Scaling recipe-professional help

Discussion in 'Recipe Editor' started by Redbone Brewing Co., Nov 13, 2019.

  1. Redbone Brewing Co.

    Redbone Brewing Co. New Member

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    I would like to scale my recipes from 12 gallon batches to 7 bbl batches. I have used scaling before but now see a footnote saying Do not use this tool to scale up to production recipes without expert input! What kind of input should i get?
     
  2. Nosybear

    Nosybear Well-Known Member

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    You need to know your system, your routine conversion efficiency, wort losses, boil-off rate, etc. Scale up our 5 gallon batches without knowing this and you'll be way off in your calculations. I believe, if you know your system's brewhouse efficiency, you can use that to make up for the differing systems' parameters.
     
  3. Yooper

    Yooper Administrator
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    Also, even though we have excellent software, not everything scales up linearly so it’s not an exact replication of the recipe when you scale up that dramatically. We do have a pro consultant on staff, and I can see if he can give some tips on using the homebrew version of our software for a 7 bbl size system. He works on Brewer’s Friend Pro for our professional brewing friends, and maybe he can help here.

    @Nkauffman
     
  4. Nkauffman

    Nkauffman Moderator
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    Your efficiencies for each system will be different. If you know the equipment profile specifications for the 7bbl system, that will be a great start. E.g. evaporation rate for a ‘brewery sized’ boil kettle will be ~3-5% rather than a ~15% evaporation rate for homebrew systems. If you scale up the recipe and your equipment profiles are established for the 7bbl system, you can then compare your 12 gallon recipe to the 7 bbl scaled up recipe and notice that Ibu and hop utilization does not scale equally. Adjust those accordingly. Malt does scale up with the percentages and amount in the malt bill, but you will have to adjust your total amount since the system efficiencies are different, and since evaporation rate is less for brewery sized boil kettles, you will need less volume for preboil, which effects hop utilization and total water needed for the scaled up brew. If you do have your equipment profile established for the 7bbl system, then simply compare your numbers (hop utililzation and Ibus/ malt bill needs) for each recipe based on that equipment profile and adjust accordingly. Keep in mind other variables, such as that the strike temp will change as you are using a different mash tun with different thermal properties.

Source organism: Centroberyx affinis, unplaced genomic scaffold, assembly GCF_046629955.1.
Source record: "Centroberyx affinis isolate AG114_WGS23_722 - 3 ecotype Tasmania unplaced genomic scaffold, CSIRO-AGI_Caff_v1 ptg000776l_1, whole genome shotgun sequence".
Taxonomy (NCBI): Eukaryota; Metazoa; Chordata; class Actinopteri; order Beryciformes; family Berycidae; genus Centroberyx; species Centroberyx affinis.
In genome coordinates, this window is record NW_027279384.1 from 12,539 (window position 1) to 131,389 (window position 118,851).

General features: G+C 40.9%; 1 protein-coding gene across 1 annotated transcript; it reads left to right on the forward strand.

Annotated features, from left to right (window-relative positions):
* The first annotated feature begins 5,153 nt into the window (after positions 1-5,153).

Typically, breweries pitch yeast at a much higher rate to avoid off flavors and to fight against any sort of possible infection, so a larger yeast pitch proportionally is advised. Scaling of water is strait forward if it is the same water source; if not, it will be difficult to replicate without testing the water sources.

    Chilling method should be taken into consideration as well. If you use an immersion chiller for the 12 gallon batches and a plate chiller for the 7 bbl system, your recipes, especially for heavily hopped IPAs will be different. If you do use a plate chiller for the 12 gallon batches, compare knock out times though your chilling unit and adjust hop additions accordingly.

    There are so many variables in scaling up homebrew recipes to a brewery size. I hope this is a good start in helping you to do so. I am happy to help you work through this more if you like.

    Cheers!

    Nick Kauffman
    Brewer/ Sales
     
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  5. Redbone Brewing Co.

    Redbone Brewing Co. New Member

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    All thanks...Nick that was very helpful. I'll ask for help once I have the system up and running. Without ya'll help trial and error is kinda expensive.
     
  6. Nosybear

    Nosybear Well-Known Member

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    Run a brew with nothing but water and see where your losses are. That'll give you every loss other than grain and hop absorption. Added goodness: Boil it and you can determine your boil-off rate! It might be possible to predict where your system loses wort using some engineering but I'd go the empirical route and do a run using plain water to find the losses.
     
  7. Redbone Brewing Co.

    Redbone Brewing Co. New Member

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    You're saying: run the whole process including mashing (without grain) with strike water to the boil kettle, measure the volume for loss then boil for the 60 boil then measure again?
     
  8. thunderwagn

    thunderwagn Well-Known Member

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    I'm no pro by any means and neither is my set up, but I did run water through my mash tun to see what losses I'd have there that I could adjust for before going with grain.
     
  9. Nosybear

    Nosybear Well-Known Member

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    #9 Nosybear, Nov 18, 2019
    Last edited: Nov 18, 2019
    That will give you a good empirical test of your system's losses except for grain and hops absorption. Grain and hop losses depend on the mass of each so are fairly predictable. Best way I can think of to shake down your system without risking a full brew.

    Load your mash tun with a known quantity of water. Pump it over to the kettle. Boil the water, chill it and pump it to a fermentor with a calibrated sight glass or other fairly accurate measurement. Your loss from the mash tun to the fermentor should tell you how much wort you'll lose on brew day. Note that you'll lose wort sparging as well.
     
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